Houston Methodist. Leading Medicine

Shoulder FAQ


Can you offer any suggestions? Our daughter is a very athletic cheerleader. She participates in competitions all over the place. She's complaining of shoulder pain along the back of her shoulder. It hurts to move her arm overhead. It hurts when she presses on that spot. Yet no one can find anything wrong. Even the arthroscopic exam was negative. What do we do now?


Shoulder pain is a common problem among athletes of all kinds. Cheerleaders are athletes in every sense of the word. They use wide arcs of motion in their arms, which can cause a variety of problems.

Some possible causes of posterior shoulder pain in this type of athlete include tendinitis (inflammation of the tendon) or tendinosis (degeneration of the tendon without inflammation). Rotator cuff or labral (cartilage) tears are also possible.

We assume these possibilities have been ruled out but it's always good to ask. One other less common cause of posterior shoulder pain is the quadrilateral space syndrome (QSS). QSS is easily overlooked in athletes but can severely limit overhead function.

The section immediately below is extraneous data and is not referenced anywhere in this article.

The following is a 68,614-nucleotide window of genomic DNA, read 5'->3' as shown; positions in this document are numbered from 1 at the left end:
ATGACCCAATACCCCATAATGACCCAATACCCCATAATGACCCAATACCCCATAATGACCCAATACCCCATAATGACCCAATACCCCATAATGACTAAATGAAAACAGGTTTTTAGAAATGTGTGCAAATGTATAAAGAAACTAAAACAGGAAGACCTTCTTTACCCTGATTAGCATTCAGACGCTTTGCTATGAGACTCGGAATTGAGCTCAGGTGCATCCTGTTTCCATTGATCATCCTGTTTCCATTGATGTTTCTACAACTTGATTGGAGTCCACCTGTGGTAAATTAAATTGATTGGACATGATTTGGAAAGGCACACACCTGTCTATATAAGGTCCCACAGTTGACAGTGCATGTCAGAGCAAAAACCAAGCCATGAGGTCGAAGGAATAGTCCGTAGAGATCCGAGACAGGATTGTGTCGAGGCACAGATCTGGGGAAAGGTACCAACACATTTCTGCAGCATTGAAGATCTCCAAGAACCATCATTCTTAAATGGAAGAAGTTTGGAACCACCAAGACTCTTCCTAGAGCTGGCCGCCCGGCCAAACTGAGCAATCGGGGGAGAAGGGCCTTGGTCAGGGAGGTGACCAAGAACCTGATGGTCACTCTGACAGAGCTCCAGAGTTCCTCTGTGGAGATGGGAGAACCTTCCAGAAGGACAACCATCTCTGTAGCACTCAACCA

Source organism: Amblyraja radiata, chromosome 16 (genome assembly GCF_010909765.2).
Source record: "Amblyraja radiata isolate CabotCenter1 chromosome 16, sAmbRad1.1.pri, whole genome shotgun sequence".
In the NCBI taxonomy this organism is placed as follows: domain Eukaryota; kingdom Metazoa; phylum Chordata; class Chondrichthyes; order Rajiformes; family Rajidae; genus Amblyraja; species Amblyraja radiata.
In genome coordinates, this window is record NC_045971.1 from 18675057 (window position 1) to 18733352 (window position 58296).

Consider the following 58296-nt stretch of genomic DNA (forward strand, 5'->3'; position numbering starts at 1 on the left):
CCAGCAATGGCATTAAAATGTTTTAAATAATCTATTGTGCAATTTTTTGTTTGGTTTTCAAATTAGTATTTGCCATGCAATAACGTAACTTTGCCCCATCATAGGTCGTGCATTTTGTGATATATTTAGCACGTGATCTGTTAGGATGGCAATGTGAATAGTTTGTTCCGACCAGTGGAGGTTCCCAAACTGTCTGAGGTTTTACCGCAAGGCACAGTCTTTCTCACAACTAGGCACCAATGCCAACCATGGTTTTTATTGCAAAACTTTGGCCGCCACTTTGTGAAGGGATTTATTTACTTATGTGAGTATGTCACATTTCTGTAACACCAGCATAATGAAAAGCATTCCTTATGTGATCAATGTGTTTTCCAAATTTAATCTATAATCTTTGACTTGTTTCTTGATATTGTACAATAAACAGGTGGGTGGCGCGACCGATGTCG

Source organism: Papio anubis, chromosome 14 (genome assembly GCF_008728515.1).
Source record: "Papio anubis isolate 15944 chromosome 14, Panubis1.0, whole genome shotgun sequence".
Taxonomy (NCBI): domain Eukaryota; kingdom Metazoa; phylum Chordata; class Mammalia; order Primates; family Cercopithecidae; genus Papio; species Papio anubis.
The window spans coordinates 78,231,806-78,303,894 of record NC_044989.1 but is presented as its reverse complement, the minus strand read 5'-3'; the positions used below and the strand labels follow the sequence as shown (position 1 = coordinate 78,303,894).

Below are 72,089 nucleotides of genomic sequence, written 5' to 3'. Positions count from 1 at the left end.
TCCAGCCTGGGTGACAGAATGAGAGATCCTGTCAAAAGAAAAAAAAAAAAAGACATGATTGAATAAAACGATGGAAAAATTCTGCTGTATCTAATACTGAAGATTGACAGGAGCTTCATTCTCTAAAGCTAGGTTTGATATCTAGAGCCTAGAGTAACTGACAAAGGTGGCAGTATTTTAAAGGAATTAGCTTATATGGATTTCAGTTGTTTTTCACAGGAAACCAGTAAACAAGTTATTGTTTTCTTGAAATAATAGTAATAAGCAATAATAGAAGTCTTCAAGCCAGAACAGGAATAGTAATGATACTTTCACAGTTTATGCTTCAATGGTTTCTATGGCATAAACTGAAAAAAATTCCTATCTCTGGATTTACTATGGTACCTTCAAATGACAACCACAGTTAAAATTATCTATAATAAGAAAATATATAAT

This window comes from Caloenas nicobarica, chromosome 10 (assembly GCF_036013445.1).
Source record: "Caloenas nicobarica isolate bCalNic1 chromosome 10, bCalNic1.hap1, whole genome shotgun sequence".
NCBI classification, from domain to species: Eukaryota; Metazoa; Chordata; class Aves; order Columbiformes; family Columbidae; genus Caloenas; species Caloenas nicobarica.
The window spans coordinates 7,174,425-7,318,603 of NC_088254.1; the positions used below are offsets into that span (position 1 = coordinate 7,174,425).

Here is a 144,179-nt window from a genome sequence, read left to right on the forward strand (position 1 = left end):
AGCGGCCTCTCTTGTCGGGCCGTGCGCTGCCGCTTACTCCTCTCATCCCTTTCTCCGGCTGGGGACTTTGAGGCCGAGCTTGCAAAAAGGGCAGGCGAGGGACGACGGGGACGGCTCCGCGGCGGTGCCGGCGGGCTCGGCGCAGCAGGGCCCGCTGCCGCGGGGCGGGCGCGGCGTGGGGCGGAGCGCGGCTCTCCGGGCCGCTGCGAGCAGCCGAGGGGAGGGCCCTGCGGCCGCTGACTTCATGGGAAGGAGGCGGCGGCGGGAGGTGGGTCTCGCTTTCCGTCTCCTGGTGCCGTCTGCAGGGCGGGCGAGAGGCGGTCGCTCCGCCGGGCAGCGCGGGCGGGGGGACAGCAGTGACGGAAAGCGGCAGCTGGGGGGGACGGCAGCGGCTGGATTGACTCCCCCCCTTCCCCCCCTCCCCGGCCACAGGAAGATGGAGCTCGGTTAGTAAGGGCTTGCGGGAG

The underlying problem in QSS is a compression or pinching of the axillary nerve as it exits the back of the shoulder. Quadrilateral refers to the four-sided shape of the anatomy (both muscles and bone) where the nerve is located.

QSS can best be diagnosed using an axillary nerve block. A numbing agent such as lidocaine is injected into the area. If the painful symptoms go away after the injection, the test is considered positive.

Sometimes the injection is enough to treat the problem. In other cases, surgery is needed. Most often, a course of physical therapy is tried first to avoid surgery. The therapist may be able to reduce pressure on the nerve and help it glide freely through the soft tissues. Manual therapy including nerve mobilization techniques is used. Timothy R. McAdams, MD, and Michael F. Dillingham, MD. Surgical Decompression of the Quadrilateral Space in Overhead Athletes. In The American Journal of Sports Medicine. March 2008. Vol. 36. No. 3. Pp. 528-532.

*Disclaimer:* The information contained herein is compiled from a variety of sources. It may not be complete or timely. It does not cover all diseases, physical conditions, ailments or treatments. The information should NOT be used in place of visit with your healthcare provider, nor should you disregard the advice of your health care provider because of any information you read in this topic.
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